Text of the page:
How to protect your identity from being stolen
The easiest way to protect your identity from being stolen is to continuously monitor your credit and protect important information such as account numbers, creditor information, and your social security number. Many credit monitoring companies offer low monthly fees to pull your credit at any time and most of those companies email alerts to you when you have a new inquiry on your credit or a new account has been opened or attempted to be opened. If you don’t want to pay a monthly fee to pull your credit report monthly or more frequently, pay $20-$30 per quarter to pull your credit report. $80-$100 per year to monitor your credit will potentially save you thousands of dollars should your identity be stolen.
Also, don’t forget to do the obvious-protect your personal information. Yes, there are individuals that still dig through your trash and find sensitive information. Shred your bank statements and credit card statements. And only order products or services online from secured sites.
What should you do if your identity is stolen?
If your identity is stolen-and ideally you are made aware of it relatively quickly because of frequent monitoring of your credit-you should immediately file a police report with your local police department, call all three credit bureau’s and place a minimum 90 day alert on your credit, and finally if you are really ambitious, which you should be-call every potential creditor you can think of to inquire as to whether someone has opened or attempted to open an account and if so tell them it is fraudulent and request it to be closed. At a minimum call the creditors that you are aware someone has opened fraudulent accounts with and request that those accounts be closed and flagged as fraudulent.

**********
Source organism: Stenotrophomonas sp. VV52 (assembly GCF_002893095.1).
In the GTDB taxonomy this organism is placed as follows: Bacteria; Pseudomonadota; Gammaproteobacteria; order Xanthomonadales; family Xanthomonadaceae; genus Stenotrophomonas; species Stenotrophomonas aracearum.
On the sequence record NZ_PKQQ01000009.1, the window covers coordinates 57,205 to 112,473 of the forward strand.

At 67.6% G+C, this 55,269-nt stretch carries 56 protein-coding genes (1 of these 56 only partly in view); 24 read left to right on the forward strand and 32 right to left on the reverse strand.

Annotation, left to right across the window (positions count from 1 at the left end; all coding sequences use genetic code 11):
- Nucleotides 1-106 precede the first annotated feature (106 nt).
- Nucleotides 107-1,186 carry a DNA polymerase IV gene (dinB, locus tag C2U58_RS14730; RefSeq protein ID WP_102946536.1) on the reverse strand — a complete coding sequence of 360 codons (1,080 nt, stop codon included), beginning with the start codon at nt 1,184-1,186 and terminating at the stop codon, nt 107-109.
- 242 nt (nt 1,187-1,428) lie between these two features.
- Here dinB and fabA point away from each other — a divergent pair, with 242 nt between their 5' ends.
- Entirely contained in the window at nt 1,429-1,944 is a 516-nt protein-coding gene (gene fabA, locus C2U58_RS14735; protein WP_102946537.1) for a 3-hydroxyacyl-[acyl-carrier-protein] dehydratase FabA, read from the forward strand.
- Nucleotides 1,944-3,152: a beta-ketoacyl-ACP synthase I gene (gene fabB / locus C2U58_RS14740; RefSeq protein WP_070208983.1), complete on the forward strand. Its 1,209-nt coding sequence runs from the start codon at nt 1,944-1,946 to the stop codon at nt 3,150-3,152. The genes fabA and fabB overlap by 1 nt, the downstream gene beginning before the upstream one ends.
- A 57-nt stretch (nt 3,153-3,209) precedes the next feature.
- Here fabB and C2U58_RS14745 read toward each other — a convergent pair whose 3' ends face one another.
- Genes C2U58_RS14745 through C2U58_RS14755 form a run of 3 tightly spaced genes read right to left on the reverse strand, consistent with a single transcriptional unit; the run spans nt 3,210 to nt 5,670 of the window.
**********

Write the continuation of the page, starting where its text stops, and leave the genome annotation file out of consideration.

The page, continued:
What are some consequences of your identity being stolen?
The most serious consequence of your identity being stolen is that you will have thousands of dollars of debt in your name to repay that you can’t afford to pay and you will need to file either Chapter 7 or Chapter 13 bankruptcy. Should you have to file bankruptcy, you probably haven’t been diligent enough to mark your debt has fraudulent and have it removed. Even if you have the fraudulent accounts removed as fraud if you do not move quickly enough to have those accounts removed your credit score could take a hit.
If you find yourself in a position that you need to file Chapter 7 or Chapter 13 bankruptcy due to identity theft, contact Columbus bankruptcy lawyers, Dailey Law Offices today for a free consultation to discuss your options.